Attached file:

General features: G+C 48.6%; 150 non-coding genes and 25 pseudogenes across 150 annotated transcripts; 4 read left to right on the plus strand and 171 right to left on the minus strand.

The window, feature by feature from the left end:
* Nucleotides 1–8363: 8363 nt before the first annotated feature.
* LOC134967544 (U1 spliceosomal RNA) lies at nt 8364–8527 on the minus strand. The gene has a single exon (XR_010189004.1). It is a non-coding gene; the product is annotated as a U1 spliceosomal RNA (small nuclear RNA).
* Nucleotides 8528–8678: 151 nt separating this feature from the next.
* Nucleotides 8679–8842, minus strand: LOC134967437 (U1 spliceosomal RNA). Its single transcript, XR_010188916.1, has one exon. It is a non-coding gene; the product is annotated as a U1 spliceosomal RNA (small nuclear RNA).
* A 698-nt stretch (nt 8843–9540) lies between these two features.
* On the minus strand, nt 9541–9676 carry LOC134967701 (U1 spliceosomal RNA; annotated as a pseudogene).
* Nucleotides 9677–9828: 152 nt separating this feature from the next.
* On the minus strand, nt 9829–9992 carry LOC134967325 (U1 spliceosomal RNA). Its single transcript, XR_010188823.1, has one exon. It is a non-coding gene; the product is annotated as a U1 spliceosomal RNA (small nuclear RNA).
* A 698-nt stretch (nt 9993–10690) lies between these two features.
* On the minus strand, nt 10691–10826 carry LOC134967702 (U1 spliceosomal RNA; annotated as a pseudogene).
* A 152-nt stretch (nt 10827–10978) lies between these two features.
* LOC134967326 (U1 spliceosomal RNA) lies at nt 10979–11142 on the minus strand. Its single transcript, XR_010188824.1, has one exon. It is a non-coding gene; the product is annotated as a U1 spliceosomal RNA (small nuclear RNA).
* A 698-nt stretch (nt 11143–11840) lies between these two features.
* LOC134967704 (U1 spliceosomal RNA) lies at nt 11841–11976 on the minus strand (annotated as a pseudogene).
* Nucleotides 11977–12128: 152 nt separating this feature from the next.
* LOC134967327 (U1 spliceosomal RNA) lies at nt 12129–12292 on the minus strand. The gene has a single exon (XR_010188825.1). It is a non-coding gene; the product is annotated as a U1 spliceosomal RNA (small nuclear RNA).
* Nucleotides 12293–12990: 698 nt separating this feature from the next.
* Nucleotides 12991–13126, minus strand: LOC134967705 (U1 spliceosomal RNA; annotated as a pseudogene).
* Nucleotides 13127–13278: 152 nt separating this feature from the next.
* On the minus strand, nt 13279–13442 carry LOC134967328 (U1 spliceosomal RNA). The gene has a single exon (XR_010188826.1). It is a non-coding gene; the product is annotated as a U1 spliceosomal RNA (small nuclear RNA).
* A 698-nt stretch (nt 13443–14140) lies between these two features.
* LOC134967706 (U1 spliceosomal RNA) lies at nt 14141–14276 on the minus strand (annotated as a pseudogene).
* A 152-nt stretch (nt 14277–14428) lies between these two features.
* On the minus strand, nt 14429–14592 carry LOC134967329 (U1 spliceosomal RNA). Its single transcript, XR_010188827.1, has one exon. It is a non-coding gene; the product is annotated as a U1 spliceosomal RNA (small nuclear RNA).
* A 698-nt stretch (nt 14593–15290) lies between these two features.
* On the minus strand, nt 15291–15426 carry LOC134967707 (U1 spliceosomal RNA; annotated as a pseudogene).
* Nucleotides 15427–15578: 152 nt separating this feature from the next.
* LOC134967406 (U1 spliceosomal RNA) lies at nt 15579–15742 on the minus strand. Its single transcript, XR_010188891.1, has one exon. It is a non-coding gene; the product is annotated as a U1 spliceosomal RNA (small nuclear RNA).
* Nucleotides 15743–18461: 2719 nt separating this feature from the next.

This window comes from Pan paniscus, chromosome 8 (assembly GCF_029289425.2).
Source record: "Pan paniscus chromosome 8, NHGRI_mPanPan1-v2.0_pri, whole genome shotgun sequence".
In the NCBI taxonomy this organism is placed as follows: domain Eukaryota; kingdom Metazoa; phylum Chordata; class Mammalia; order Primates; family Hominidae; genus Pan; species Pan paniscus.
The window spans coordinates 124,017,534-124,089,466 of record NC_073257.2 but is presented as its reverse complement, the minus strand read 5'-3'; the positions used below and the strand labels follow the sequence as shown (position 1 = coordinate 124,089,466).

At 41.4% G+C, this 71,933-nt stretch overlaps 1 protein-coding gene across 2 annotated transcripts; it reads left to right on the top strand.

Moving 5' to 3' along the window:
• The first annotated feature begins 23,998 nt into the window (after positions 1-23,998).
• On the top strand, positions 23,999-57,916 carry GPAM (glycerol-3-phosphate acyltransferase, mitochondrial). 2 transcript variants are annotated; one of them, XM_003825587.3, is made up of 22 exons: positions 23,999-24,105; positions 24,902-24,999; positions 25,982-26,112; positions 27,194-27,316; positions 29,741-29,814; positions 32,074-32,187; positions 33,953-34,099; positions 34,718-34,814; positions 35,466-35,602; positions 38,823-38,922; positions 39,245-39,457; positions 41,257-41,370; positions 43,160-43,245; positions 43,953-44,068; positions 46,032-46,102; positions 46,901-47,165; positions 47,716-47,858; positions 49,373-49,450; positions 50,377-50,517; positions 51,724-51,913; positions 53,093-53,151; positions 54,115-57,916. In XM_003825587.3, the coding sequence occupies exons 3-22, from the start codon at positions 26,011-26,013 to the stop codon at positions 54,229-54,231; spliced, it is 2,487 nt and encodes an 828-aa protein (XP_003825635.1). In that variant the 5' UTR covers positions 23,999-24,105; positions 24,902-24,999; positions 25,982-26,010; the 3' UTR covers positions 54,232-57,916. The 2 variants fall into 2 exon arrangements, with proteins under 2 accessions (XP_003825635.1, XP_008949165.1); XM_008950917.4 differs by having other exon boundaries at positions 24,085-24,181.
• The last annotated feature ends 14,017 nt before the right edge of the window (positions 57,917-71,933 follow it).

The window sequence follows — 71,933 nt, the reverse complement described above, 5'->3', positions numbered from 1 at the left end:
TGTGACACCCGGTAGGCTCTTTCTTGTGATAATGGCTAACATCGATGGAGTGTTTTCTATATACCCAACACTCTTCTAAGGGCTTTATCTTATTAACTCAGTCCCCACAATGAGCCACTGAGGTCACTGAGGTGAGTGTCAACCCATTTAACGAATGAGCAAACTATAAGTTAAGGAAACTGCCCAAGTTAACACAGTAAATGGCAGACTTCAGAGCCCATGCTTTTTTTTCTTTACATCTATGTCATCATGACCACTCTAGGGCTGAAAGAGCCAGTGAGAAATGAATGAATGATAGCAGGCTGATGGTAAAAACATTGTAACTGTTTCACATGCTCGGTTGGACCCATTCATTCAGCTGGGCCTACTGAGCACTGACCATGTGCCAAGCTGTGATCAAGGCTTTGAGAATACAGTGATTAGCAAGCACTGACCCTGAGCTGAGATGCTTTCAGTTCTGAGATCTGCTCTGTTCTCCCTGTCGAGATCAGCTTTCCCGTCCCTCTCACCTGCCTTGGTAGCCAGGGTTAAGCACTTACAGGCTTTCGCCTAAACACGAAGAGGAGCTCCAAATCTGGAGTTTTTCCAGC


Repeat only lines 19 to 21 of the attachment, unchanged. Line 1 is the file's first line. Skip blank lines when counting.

* Nucleotides 12293–12990: 698 nt separating this feature from the next.
* Nucleotides 12991–13126, minus strand: LOC134967705 (U1 spliceosomal RNA; annotated as a pseudogene).
* Nucleotides 13127–13278: 152 nt separating this feature from the next.